Avocados have a reputation for being fattening. Yet results from studies don’t support this idea.16 In fact, research suggests that eating avocado may help rather than hinder weight loss by making you feel full.
A 2013 trial showed that adding avocado to a meal helped participants feel full for several hours.17
Recent similar crossover trials have found that, because of its combo of fat and fiber, including avocado at a meal triggers greater release of “fullness” hormones like PYY and GLP-1 that play a strong role in making people feel satisfied.18
Of course, the rest of your diet will have a large influence on your weight. Adding avocado slices to a burger and fries or eating guacamole with chips likely won’t help you lose weight. But including avocado as part of a healthy diet might be a good strategy for successful weight loss.
How to choose a ripe avocado
When selecting an avocado, first look at the color. Avocados that are darker green are riper than those with lighter, brighter green skin. However, if they appear nearly black, they may be overly ripe.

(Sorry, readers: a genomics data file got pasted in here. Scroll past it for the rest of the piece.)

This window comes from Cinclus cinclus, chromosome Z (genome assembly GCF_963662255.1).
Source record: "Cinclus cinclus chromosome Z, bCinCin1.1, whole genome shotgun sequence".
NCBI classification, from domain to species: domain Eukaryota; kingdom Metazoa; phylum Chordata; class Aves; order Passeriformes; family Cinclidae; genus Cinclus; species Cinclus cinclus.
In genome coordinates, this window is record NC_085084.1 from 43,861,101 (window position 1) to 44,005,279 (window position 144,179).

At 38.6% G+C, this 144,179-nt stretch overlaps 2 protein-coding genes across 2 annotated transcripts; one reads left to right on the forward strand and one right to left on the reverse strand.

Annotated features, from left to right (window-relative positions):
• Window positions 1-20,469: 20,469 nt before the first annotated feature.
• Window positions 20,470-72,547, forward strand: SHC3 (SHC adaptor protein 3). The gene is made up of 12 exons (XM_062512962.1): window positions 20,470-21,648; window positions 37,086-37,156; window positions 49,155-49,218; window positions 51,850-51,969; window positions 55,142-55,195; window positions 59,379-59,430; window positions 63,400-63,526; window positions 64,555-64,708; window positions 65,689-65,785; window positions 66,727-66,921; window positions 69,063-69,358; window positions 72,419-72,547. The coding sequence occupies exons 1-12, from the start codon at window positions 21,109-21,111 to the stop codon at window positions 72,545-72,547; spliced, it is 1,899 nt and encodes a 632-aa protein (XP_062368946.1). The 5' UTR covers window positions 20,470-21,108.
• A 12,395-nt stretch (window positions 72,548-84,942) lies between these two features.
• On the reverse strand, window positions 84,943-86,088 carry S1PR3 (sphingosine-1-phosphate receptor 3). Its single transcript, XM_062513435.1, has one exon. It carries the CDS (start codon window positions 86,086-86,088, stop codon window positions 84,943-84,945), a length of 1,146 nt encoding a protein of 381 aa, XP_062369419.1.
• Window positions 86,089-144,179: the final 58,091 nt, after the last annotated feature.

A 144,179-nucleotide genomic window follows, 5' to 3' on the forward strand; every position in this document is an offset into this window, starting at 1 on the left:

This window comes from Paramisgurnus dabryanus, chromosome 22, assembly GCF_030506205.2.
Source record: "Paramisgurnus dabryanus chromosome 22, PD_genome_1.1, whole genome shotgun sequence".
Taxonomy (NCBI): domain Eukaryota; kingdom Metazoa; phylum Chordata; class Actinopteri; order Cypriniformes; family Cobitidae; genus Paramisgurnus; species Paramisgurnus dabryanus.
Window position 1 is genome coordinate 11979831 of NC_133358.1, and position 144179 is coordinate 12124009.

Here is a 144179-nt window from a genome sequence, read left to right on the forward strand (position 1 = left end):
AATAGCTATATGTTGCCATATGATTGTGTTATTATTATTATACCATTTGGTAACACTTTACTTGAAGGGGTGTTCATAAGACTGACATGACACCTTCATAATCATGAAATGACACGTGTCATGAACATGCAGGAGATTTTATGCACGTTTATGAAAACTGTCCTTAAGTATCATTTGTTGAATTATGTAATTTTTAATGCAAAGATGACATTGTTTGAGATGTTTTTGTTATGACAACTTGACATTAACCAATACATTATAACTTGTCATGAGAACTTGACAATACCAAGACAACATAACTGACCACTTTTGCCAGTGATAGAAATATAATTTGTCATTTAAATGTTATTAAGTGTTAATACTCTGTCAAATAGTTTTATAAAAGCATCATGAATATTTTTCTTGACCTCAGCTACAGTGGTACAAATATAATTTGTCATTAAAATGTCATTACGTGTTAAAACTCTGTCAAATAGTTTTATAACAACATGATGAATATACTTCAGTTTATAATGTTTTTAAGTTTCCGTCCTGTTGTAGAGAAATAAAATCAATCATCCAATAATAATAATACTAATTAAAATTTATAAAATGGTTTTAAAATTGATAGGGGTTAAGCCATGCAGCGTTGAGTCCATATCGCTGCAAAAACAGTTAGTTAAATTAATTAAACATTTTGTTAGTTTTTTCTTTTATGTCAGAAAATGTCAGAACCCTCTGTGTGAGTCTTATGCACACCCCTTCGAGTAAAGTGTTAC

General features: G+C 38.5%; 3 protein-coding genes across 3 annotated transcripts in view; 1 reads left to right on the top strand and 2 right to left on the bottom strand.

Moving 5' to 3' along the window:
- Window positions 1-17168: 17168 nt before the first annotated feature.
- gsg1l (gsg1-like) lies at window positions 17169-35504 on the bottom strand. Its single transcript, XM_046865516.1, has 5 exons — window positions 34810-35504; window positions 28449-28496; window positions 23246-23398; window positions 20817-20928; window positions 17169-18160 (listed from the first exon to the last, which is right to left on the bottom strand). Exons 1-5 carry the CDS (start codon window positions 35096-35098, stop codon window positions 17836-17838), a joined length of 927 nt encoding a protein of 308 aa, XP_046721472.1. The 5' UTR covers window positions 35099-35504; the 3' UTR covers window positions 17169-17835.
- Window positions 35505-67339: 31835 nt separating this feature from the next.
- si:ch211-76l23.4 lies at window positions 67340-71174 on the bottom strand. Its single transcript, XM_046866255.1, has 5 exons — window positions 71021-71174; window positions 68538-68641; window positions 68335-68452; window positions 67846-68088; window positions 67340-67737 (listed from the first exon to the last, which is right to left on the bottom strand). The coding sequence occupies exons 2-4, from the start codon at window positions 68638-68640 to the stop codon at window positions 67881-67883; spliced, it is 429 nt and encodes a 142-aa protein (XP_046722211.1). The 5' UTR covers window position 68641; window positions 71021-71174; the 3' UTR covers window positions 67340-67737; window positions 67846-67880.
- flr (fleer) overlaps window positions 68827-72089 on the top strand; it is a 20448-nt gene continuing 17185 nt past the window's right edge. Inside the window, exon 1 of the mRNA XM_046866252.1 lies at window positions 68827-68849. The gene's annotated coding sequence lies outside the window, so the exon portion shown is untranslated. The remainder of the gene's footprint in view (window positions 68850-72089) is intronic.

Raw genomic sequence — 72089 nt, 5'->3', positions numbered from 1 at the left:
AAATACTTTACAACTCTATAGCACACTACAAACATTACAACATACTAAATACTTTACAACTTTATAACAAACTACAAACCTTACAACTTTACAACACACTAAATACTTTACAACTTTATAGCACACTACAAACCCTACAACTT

Although color can give you a clue about an avocado’s ripeness, checking its firmness is the only way to know for sure.
Pick up a medium-dark avocado, hold it in the palm of your hand, and gently press it with your thumb. Its ripeness will be reflected in how it feels:
- Unripe: If the avocado feels hard and does not yield to your thumb’s pressure, it isn’t ripe yet. It will ripen in anywhere from 2-5 days, depending on the temperature and humidity in your home.
- Nearly ripe: An avocado that’s almost ripe is slightly soft but does not yet yield to pressure. It will ripen in 1 to 2 days.
- Ripe: If the avocado yields to gentle pressure with your thumb and feels soft but not mushy, it is ripe and ready to eat that day. Refrigerating it once you’re home can extend its shelf life for a day or so.
- Overripe: An avocado that is past its peak feels extremely soft and mushy. Avoid.
How ripe you want your avocados to be will also depend on what you’re using them for. If you plan to make that day, it’s important to choose ripe avocados, whereas a nearly ripe one is your best bet for tomorrow’s lunch or dinner.
To speed up the ripening process, place an avocado in a brown paper bag and keep it on your countertop for 1-2 days or until it is ripe.